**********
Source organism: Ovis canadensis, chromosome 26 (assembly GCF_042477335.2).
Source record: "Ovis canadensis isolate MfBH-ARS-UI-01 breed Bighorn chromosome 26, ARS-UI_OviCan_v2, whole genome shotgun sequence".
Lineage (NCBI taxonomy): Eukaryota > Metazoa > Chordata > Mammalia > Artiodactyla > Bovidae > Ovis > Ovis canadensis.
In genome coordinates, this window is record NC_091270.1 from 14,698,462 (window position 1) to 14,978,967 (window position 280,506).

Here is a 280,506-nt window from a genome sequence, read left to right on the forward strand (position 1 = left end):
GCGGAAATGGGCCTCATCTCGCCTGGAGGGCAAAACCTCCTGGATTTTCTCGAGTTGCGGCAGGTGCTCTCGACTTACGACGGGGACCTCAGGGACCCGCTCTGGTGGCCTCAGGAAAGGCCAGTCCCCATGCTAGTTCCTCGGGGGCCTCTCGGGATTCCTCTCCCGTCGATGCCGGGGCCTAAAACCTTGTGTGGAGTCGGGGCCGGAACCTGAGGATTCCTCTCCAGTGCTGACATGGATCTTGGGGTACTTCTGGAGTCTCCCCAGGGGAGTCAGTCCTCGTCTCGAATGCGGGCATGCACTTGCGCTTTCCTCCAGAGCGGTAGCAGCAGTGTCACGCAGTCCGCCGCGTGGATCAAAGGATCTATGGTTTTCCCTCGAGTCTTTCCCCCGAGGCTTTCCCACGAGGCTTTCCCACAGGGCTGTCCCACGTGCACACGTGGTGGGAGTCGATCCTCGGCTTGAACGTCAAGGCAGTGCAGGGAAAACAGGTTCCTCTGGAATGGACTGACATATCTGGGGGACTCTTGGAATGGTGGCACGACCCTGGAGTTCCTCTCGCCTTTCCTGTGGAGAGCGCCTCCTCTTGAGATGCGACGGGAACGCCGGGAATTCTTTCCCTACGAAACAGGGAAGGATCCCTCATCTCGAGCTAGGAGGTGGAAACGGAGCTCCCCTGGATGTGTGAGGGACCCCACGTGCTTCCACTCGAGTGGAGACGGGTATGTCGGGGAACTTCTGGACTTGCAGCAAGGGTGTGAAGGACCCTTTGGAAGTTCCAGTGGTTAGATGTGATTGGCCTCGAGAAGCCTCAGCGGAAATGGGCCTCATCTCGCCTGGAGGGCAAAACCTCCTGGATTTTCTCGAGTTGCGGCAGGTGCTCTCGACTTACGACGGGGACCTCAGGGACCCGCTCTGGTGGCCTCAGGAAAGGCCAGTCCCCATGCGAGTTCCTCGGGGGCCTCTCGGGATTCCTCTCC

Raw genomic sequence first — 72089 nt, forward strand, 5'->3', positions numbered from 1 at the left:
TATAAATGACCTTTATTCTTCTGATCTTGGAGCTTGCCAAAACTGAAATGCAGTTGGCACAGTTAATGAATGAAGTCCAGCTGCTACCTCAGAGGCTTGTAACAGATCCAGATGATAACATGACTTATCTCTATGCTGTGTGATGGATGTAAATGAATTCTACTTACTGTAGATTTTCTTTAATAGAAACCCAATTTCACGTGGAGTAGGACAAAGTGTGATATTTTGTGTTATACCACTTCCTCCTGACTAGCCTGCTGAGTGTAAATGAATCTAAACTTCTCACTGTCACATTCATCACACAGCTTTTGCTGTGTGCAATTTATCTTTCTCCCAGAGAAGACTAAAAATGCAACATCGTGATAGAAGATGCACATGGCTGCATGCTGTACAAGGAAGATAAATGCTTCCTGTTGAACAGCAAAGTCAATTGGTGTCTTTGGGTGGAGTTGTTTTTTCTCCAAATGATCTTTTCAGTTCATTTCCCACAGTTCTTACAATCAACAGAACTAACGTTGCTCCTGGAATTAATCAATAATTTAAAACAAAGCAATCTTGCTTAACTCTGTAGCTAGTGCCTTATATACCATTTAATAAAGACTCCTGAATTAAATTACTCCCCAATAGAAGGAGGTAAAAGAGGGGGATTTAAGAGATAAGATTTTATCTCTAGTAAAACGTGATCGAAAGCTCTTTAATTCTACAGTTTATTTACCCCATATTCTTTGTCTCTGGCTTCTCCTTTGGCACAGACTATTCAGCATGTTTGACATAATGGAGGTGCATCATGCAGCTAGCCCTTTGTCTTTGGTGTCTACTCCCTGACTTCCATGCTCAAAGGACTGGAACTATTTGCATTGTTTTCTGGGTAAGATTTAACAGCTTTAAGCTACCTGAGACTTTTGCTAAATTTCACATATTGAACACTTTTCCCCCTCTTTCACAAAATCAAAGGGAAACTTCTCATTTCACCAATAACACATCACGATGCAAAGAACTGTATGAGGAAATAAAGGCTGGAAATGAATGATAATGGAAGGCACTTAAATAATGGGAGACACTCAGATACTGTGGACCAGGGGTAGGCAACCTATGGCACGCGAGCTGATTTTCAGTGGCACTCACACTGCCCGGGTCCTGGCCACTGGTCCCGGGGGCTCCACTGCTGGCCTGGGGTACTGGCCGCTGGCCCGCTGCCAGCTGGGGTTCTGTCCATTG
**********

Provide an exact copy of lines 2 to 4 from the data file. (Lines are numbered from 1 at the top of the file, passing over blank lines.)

Source record: "Ovis canadensis isolate MfBH-ARS-UI-01 breed Bighorn chromosome 26, ARS-UI_OviCan_v2, whole genome shotgun sequence".
Lineage (NCBI taxonomy): Eukaryota > Metazoa > Chordata > Mammalia > Artiodactyla > Bovidae > Ovis > Ovis canadensis.
In genome coordinates, this window is record NC_091270.1 from 14,698,462 (window position 1) to 14,978,967 (window position 280,506).